I’ve been involved in meteorology in one way or another since 1976, and while I knew of the vast number of COOP stations around the USA, I never knew that a good number of them are at sewage treatment plants until I started my surfacestations.org project. It seems to me, that given the physical makeup of these facilities, they are one of the worst possible environments to measure air temperature. But like many historical stations, they weren’t chosen with the environment in mind, but rather if there was a human being present 7 days a week whom could take the high/low temps and rainfall and write it down on an NCDC B44 form.

This week I visited a few stations in southern California, and Santa Barbara is one of those USHCN stations that is also a sewage treatment plant. Conicidentally, a few other USHCN stations that are also WWTP’s were posted by www.surfacestations.org volunteers. So I thought I’d give you the grand tour.

Sanat Barbara WWTP and USHCN station

Above: aerial view of Santa Barbara WWTP and USHCN climate station of record

Placement of Santa Barbara's MMTS Temperature Sensor - looking NW

Above: Placement of Santa Barbara’s MMTS Temperature Sensor – looking NW

Here’s one from Tifton, GA taken by Joel McDade:

Tifton, GA WWTP and USHCN station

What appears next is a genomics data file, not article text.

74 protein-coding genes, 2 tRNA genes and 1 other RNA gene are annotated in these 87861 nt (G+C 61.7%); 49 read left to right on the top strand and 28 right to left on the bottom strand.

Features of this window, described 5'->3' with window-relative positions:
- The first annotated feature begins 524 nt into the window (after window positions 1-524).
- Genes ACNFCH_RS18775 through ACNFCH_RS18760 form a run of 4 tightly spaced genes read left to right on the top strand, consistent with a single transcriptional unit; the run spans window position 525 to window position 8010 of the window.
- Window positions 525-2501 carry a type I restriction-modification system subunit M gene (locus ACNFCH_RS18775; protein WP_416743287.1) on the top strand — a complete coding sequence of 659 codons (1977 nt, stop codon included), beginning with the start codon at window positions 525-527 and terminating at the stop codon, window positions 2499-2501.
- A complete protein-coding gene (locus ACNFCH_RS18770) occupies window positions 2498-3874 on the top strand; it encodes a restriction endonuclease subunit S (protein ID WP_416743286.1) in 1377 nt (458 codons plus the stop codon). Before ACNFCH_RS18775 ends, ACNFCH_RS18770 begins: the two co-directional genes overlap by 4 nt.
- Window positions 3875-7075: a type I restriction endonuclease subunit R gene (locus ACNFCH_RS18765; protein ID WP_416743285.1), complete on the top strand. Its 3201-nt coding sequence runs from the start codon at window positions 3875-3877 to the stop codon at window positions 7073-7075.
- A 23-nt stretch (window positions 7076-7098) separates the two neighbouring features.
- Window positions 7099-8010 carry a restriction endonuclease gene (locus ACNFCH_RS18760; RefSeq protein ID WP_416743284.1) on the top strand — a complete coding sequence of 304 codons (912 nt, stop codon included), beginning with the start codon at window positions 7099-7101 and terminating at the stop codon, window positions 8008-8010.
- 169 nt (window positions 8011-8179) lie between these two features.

more pictures here

Cheraw, SC taken by L. Nettles:

Cheraw, SC WWTP and USHCN

more pictures here

Albany, GA from Joel McDade:

Albany, GA WWTP and USHCN

more pictures here

Zumbota, MN from Don Kostuch

Zumrota, MN WWTP and USHCN

more pictures here

And let’s not forget Urbana, OH, by Steve Tiemeir

Urbana, OH WWTP and USHCN

more pictures here

There’s lots more, but you get the idea.

surfacestations.org volunteer Don Kostuch wrote this to me about WWTP’s recently:

“I spoke with the curator in New Hampton IA. He gave me these figures for his plant last January:

780,000 gal/day

Incoming temp 55F

Outgoing temp 43F

I calculate this heat loss is about 3 million btu/hr.

The population is about 3500 so each person releases about 1000 btu/hr at the plant on a cold day.

The effect on the sensor depends on the placement, temperature, wind, location of the tanks, etc. which I have not attempted to analyze, but it seems to be worth some careful attention.

The worst example I saw was in Winnebago, MN where the sensor is above and in the middle of four large tanks all huddled together in about a 100

ft square. The population there is about 1500 so the heat released would be about 1.5 million btu/hr in an area of about 10000 sq.ft.”

And, as population grows in a city so would waste water volume. So it stands to reason the a temperature sensor at a WWTP would be directly sensing waste heat produced by population growth, and the amount of waste heat would grow proportionately with population.

Perhaps we should call the WWTP effect “P-UHI”

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July 21, 2007 10:05 pm

I was thinking about this placement problem. There are locations which are spread randomly in urban areas which would not be subject to urban encroachment, even over centennial time scales.
Graveyards don’t generally have A/C or heating. There are always people on duty to take readings, and by their nature they make the perfect platform, meeting all the criteria for a NOAA certified HCN.
What do you think?

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